I am still in hospital, I am waiting for a placement at a group home. I am still having pretty bad days, which is why I am doing this particular post...a more positive one! After the last few posts that have been around my symptoms, I thought that I would write a post that is about my coping strategies and other ideas that people have tried.
Everyone has their own coping strategies to deal with stress, whether it is coming home after a hard day at work and having a glass of wine, or walking the dog to get out of the house as its stressing you out. People with mental health problems have to get their own coping strategies to deal with the different symptoms that they may have. This is no different from someone with a physical health problem doing what they need to take care of themselves! This is what coping strategies are for me, a way to keep myself safe and taking care of myself (although some of mine are quite maladaptive, but as I am trying to keep this post quite positive I wont go into those!)
I have learnt these from all over the place, from the behavioural therapies that I have done, and other therapy work, to friends both “real” and online.
With self harm there are a large number of websites that not only give information but also have alternatives to self harm such as the national self-harm network has a downloadable list, some might not be your thing, but others maybe worth a try. Although many of these don’t give the same release as self harm does (its been proven that it releases endorphins – the happy hormone – and that’s why many people continue to self harm), my reasons are in a previous post its also important for me to remind you that I no longer self harm when I am aware of what I am doing. The two that are meant to give the nearest to self harm are pinging an elastic band on your wrist or holding ice cubes in something. These don't leave determinant damage but seem to work in some self harmer. For me this doesn’t work and actually makes me want to self harm more, but one thing that does work for me if I ever get the urge to cut when I am mostly dissociating (And this happens when I am dissociating as well but doesn’t work as well) is writing all over my arms what I feel about myself in red pen. But, you just have to try things and find out what works for you.
Dissociation also has many coping strategies, both to deal with the amnesia and DID that I talked about in my last post. They tend to be called grounding techniques and over the years I have learnt many, some work some don't but that’s different for different people. For example, me, I cant cope with anything that focuses on the body as this tends to freak me out rather than help me. People who have worked with me have used the senses in order to stay in the here and now. You can use any sense – sight, sound, smell, speech taste or touch – although I find when I am dissociating the first things to go are that my hearing and sight become “fuzzy”. The idea of this is to having something so strong that it helps you stay in reality.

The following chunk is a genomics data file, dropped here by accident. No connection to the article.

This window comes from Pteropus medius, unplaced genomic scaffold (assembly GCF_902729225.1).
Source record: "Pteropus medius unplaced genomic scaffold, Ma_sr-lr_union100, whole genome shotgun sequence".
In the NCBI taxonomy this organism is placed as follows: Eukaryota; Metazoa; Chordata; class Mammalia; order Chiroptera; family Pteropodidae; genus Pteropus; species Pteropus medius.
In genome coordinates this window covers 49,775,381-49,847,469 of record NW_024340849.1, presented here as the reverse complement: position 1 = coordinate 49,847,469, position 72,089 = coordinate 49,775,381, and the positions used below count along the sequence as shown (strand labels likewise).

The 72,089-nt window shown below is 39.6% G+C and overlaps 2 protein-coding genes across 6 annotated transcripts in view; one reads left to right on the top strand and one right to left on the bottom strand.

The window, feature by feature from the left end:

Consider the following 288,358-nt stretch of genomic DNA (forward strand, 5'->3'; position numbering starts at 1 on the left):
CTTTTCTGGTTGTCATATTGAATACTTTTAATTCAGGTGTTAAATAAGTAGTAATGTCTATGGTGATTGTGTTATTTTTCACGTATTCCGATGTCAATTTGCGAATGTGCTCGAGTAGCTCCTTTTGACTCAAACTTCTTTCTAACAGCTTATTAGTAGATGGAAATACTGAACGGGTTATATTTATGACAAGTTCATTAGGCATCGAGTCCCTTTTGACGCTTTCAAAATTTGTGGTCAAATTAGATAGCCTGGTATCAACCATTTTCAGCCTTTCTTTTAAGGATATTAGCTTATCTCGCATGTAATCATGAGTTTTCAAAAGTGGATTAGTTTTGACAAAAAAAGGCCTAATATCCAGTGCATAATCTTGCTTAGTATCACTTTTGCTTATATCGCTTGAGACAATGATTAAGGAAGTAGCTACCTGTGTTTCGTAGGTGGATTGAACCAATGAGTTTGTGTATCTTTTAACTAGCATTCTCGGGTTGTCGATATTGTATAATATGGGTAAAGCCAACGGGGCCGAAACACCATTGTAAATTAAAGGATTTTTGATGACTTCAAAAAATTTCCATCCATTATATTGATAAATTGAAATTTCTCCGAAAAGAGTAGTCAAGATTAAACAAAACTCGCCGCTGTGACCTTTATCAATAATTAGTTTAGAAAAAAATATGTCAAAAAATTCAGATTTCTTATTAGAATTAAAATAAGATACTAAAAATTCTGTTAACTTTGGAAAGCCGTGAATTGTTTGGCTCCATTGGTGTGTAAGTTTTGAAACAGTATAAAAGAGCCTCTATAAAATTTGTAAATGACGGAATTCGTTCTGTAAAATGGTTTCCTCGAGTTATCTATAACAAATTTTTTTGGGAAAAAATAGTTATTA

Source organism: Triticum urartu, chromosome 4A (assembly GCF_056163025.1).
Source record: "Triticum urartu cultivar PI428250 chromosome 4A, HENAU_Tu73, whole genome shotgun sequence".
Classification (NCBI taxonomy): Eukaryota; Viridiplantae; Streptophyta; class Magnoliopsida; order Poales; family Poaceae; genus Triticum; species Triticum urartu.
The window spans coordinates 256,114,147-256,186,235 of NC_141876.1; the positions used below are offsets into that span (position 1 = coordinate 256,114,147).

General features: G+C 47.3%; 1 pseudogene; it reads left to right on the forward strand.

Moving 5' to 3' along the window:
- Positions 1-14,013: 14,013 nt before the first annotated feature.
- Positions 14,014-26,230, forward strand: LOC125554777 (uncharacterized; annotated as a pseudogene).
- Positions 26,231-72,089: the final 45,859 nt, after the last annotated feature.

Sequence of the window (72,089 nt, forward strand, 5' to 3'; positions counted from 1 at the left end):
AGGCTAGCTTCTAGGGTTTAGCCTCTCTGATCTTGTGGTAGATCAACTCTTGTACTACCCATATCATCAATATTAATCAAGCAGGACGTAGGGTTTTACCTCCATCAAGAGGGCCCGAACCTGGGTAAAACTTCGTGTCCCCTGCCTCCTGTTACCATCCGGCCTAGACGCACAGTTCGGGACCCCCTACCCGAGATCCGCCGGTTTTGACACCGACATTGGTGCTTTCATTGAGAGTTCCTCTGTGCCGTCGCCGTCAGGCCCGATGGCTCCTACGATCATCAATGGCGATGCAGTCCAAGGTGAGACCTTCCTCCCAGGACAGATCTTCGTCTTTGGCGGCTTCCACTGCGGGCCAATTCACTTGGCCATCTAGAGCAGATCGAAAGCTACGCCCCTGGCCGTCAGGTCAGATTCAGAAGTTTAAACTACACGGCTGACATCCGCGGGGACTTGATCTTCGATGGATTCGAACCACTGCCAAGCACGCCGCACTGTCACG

Ones that have really helped me is having something really smelly (hopefully a nice one!) that isn’t related to the trauma on a rag or something you can carry around in your pocket. I use obus oil (thank you Amy for giving me this idea!). This way that if you can feel yourself going anywhere you can smell this – even if it is a hundred times – while reminding yourself that you are in 2014 and that you are safe.
The other one that I have just started using is taste. When I was at Lavender Doge, one of the staff always said try chilli – although that never appealed to me, and it might look a bit weird carrying it around. I carry around chewing gum, as the strong mint taste helps. With this it needs to be a strong taste, otherwise it won't work. Also if i have someone with me when I start to go a cold water (it has to be cold) can help – also splashing cold or hot water works – and all this is to change the sensations and so that grounds you.
Although I have said sight doesn’t work for me when I am going into a dissociative state, it does when I am coming out of it, and one thing that my old psychologist and I used to do was pick 3 things in the room and then say 3 things about it. It may seem simple but I can tell you it is so difficult. Another one I have heard about is choosing a colour before hand and finding all the things in that room that are that colour.
Sound never really works for me, although music is important to me (see later), it doesn’t ground me in the ways that the others do. Like in the other senses, simple things are the best! Listen to what’s around you, can you hear cars outside? Or the birds singing? What's the quietest sound you can hear? Put your favourite song on your MP3 player or stereo and listen to ever lyric. I have to thank Fort Refuge website for this as was really struggling with how to use sounds.